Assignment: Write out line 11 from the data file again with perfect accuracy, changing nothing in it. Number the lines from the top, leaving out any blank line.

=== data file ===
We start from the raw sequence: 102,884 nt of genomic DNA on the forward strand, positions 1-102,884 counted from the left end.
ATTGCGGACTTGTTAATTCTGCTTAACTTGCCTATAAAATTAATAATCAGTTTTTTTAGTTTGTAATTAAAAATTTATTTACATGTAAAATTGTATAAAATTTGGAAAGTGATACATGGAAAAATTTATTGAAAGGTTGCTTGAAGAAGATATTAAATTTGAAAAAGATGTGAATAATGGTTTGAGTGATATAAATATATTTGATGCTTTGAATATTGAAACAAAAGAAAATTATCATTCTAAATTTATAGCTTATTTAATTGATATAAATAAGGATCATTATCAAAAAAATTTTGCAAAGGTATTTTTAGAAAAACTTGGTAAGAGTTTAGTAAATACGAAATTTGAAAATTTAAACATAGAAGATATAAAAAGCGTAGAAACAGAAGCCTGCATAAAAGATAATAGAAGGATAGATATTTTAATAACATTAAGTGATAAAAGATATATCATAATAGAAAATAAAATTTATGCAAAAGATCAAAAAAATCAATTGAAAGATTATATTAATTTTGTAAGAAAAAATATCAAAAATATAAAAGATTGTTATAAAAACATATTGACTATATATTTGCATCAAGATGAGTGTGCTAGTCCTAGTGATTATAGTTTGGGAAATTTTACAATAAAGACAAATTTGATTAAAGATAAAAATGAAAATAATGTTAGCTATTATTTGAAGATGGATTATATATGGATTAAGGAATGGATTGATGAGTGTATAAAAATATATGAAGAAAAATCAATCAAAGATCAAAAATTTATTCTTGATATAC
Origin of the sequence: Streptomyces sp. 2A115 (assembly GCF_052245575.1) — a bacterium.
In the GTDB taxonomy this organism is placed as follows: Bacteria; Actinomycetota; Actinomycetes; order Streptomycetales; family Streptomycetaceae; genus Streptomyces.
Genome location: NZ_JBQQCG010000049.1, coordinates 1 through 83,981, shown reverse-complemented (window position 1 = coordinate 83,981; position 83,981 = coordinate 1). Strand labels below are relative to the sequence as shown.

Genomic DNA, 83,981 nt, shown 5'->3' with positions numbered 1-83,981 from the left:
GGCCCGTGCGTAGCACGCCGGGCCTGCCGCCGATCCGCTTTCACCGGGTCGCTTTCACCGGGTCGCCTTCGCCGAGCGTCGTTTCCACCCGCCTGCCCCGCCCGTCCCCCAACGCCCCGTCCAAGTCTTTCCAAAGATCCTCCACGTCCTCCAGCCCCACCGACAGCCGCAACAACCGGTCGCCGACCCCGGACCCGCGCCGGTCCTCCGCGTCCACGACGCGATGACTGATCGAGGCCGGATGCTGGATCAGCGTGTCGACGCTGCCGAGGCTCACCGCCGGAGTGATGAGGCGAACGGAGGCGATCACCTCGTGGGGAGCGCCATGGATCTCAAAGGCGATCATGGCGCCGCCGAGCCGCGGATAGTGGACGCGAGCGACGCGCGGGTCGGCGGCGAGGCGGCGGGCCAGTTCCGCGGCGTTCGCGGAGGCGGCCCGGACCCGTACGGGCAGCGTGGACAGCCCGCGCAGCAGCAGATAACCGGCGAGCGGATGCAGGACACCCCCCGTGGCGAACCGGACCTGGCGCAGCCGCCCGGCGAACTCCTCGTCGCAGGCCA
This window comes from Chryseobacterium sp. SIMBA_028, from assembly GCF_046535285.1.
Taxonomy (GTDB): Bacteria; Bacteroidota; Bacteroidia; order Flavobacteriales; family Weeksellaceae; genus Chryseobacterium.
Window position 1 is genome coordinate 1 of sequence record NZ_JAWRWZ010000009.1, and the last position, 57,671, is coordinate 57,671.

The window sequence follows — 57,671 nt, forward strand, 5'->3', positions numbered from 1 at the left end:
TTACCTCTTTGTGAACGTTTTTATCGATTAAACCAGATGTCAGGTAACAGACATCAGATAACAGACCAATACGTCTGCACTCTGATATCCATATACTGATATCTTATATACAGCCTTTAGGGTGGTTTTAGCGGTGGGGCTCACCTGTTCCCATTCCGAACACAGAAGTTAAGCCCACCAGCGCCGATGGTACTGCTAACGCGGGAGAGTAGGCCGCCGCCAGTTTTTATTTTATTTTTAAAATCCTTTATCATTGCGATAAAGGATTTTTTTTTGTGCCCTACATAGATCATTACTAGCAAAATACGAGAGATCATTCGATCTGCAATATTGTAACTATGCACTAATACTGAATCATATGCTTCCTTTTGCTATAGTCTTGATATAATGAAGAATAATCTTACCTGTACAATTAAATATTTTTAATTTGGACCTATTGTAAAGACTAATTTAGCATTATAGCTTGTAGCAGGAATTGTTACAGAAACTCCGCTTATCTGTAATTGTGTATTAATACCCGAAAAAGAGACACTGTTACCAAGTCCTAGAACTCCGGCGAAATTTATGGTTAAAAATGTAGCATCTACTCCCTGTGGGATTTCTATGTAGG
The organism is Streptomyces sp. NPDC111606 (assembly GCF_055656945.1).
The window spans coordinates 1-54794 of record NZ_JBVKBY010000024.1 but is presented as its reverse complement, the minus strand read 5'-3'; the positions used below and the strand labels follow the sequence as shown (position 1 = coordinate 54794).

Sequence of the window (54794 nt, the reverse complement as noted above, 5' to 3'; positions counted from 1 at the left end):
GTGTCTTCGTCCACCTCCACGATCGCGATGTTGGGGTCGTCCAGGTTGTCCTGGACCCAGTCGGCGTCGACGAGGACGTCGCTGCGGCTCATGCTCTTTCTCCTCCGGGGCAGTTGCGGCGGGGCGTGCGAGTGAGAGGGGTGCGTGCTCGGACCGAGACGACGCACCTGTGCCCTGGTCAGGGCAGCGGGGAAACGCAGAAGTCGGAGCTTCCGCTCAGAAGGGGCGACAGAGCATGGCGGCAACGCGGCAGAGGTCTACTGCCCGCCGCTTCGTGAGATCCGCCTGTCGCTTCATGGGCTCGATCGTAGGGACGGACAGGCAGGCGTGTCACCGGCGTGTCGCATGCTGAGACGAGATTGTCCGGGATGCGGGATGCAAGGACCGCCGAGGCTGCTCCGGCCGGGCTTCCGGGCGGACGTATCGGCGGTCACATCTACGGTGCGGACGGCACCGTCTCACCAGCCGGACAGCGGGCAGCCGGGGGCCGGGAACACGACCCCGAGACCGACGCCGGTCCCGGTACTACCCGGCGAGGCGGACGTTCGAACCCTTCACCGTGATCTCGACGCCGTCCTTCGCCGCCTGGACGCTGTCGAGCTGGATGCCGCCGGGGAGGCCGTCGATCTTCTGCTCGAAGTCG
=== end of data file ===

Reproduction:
The window sequence follows — 57,671 nt, forward strand, 5'->3', positions numbered from 1 at the left end: